Objective: This meta-analysis was performed to assess whether arginine supplementation could reduce preeclampsia or eclampsia incidence and improve the outcomes of hypertensive disorders in pregnancy, and to evaluate the safety of L-arginine supplementation.
Methods: The Cochrane Central Register of Controlled Trials (2011), MEDLINE (1980-2011) and Embase (1980-2011) were searched through July 2012, and randomized controlled trials (RCTs) comparing intravenous and/or oral L-arginine supplementation with placebo, or RCTs comparing any treatment with arginine were included. Qualities of RCTs were assessed with the Jadad method. Meta-analyses were performed with fixed- or random-effects models according to heterogeneity of studies.
Results: Data from seven RCTs involving 916 patients were enrolled. The meta-analysis showed L-arginine was more effective in reducing preeclampsia or eclampsia incidence (odds ratio 0.384; 95% confidence limits 0.25, 0.58) than the placebo; meanwhile, L-arginine could prolong pregnancy weeks (MD 11.54; 95% CL 5.23, 17.85) than placebo; and its effect on blood pressure was unbalanced (diastolic pressure (MD 4.86; 95% CL 4.19, 5.52) and systolic pressure (MD 3.20; 95% CL -1.54, 7.94)) while the difference in increased neonatal weight (MD 256.24; 95% CL -28.66, 541.13) was not clear. Three of these studies reported some adverse effects, and no teratogenic or lethal effects were noted.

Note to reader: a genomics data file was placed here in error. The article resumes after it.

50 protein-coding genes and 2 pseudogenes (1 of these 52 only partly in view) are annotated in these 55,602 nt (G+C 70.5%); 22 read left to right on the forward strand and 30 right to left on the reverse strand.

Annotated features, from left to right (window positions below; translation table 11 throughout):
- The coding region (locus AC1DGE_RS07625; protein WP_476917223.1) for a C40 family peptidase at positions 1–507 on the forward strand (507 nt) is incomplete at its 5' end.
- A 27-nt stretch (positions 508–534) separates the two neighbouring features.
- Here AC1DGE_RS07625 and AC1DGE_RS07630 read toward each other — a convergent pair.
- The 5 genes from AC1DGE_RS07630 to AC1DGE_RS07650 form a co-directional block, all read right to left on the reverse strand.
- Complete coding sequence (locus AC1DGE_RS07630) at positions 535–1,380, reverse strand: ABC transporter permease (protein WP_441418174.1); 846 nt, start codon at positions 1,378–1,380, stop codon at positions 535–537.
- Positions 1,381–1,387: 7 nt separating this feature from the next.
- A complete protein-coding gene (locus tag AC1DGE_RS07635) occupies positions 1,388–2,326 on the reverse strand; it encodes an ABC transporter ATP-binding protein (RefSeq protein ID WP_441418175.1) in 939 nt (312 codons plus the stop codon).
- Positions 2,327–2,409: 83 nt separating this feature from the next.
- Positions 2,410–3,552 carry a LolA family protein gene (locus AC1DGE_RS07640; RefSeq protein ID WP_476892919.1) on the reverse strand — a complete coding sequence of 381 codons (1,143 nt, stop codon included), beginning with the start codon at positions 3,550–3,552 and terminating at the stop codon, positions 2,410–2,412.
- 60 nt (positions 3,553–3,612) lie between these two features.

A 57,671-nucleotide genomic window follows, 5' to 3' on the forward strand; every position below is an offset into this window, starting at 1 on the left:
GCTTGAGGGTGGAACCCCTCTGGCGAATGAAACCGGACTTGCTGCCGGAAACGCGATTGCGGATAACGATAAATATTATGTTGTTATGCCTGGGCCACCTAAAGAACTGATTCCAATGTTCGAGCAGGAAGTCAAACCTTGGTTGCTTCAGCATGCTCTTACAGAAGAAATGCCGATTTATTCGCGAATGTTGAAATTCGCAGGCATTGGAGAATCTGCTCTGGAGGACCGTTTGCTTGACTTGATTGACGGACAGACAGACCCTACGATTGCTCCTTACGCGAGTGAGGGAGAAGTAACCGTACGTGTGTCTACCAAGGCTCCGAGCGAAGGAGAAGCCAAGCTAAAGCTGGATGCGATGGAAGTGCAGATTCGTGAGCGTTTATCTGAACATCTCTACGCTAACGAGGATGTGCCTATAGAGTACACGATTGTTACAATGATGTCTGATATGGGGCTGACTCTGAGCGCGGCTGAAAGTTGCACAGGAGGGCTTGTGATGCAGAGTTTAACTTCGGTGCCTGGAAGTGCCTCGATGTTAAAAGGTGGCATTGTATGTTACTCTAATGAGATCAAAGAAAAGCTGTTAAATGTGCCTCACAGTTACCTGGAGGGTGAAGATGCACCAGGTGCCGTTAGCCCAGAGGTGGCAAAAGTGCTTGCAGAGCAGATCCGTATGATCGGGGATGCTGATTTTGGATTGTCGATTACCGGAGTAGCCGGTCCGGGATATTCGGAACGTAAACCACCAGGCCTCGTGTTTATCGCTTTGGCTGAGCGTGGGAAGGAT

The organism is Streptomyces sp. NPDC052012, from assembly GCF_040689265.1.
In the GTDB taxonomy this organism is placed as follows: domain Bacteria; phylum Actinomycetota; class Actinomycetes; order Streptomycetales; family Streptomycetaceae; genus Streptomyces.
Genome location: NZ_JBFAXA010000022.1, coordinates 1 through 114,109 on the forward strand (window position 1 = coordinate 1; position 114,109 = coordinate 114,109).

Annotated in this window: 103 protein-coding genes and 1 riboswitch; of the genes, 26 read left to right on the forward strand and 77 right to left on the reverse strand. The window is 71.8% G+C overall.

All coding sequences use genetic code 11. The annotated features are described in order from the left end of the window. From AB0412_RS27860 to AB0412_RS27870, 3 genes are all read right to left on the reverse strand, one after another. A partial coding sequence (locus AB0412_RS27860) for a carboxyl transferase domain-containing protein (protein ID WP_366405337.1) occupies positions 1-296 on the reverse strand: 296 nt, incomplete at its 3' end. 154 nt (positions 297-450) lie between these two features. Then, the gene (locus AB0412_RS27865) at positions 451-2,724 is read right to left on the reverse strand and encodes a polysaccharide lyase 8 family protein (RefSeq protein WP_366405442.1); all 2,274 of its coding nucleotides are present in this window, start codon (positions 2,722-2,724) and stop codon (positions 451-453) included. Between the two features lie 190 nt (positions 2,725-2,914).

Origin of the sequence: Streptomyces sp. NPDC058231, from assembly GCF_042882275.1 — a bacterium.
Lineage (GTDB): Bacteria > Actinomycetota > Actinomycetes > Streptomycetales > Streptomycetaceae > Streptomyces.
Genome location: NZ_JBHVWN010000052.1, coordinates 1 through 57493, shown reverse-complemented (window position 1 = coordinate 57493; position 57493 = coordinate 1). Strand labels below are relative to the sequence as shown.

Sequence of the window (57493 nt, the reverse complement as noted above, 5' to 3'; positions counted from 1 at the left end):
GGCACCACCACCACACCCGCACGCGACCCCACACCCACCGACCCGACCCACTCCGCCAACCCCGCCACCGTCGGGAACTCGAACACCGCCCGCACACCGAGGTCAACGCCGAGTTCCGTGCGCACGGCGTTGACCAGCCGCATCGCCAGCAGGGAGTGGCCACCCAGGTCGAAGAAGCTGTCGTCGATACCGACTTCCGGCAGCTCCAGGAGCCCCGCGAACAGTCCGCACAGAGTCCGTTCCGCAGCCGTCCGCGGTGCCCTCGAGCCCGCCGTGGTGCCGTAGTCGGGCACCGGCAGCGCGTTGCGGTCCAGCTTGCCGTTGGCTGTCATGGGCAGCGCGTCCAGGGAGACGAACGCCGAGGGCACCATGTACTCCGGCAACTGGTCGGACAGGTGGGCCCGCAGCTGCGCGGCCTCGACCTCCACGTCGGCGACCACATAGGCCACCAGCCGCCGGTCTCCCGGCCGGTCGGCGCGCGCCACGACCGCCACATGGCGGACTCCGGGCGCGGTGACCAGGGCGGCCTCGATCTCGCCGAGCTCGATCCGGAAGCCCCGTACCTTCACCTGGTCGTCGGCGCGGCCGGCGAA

Conclusion: This study demonstrates L-arginine supplementation is superior to placebo in lowering diastolic pressure and prolonging pregnancy in patients with gestational hypertension with or without proteinuria, but the effect on lowering systolic pressure and increasing neonatal weight was not statistically significant.
Keywords: L-arginine; hypertensive disorder of pregnancy; meta-analysis; randomized controlled trial; systematic review.